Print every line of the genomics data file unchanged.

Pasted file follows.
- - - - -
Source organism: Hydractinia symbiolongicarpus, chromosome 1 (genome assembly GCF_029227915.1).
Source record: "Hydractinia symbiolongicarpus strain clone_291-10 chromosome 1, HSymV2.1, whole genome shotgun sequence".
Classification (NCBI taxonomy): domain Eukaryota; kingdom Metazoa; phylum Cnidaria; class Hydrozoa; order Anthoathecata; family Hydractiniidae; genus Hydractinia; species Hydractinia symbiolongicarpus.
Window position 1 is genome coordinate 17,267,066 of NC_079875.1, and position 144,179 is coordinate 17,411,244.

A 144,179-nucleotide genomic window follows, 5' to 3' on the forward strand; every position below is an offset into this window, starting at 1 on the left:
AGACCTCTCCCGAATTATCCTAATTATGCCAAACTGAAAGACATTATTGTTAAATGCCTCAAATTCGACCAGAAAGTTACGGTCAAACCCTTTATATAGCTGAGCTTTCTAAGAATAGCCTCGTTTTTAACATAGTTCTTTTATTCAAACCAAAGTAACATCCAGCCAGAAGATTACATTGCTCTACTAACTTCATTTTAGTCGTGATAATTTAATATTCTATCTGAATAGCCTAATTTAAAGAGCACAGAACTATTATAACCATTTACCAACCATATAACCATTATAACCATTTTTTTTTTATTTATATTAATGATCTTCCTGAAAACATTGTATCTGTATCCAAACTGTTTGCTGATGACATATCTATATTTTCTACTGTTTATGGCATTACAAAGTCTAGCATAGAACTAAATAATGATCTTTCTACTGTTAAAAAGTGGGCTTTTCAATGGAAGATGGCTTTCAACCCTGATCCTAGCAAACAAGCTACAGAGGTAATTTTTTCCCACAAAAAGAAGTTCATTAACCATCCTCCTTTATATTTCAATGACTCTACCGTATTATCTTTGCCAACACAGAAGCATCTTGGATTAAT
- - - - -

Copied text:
Source organism: Hydractinia symbiolongicarpus, chromosome 1 (genome assembly GCF_029227915.1).
Source record: "Hydractinia symbiolongicarpus strain clone_291-10 chromosome 1, HSymV2.1, whole genome shotgun sequence".
Classification (NCBI taxonomy): domain Eukaryota; kingdom Metazoa; phylum Cnidaria; class Hydrozoa; order Anthoathecata; family Hydractiniidae; genus Hydractinia; species Hydractinia symbiolongicarpus.
Window position 1 is genome coordinate 17,267,066 of NC_079875.1, and position 144,179 is coordinate 17,411,244.

A 144,179-nucleotide genomic window follows, 5' to 3' on the forward strand; every position below is an offset into this window, starting at 1 on the left:
AGACCTCTCCCGAATTATCCTAATTATGCCAAACTGAAAGACATTATTGTTAAATGCCTCAAATTCGACCAGAAAGTTACGGTCAAACCCTTTATATAGCTGAGCTTTCTAAGAATAGCCTCGTTTTTAACATAGTTCTTTTATTCAAACCAAAGTAACATCCAGCCAGAAGATTACATTGCTCTACTAACTTCATTTTAGTCGTGATAATTTAATATTCTATCTGAATAGCCTAATTTAAAGAGCACAGAACTATTATAACCATTTACCAACCATATAACCATTATAACCATTTTTTTTTTATTTATATTAATGATCTTCCTGAAAACATTGTATCTGTATCCAAACTGTTTGCTGATGACATATCTATATTTTCTACTGTTTATGGCATTACAAAGTCTAGCATAGAACTAAATAATGATCTTTCTACTGTTAAAAAGTGGGCTTTTCAATGGAAGATGGCTTTCAACCCTGATCCTAGCAAACAAGCTACAGAGGTAATTTTTTCCCACAAAAAGAAGTTCATTAACCATCCTCCTTTATATTTCAATGACTCTACCGTATTATCTTTGCCAACACAGAAGCATCTTGGATTAAT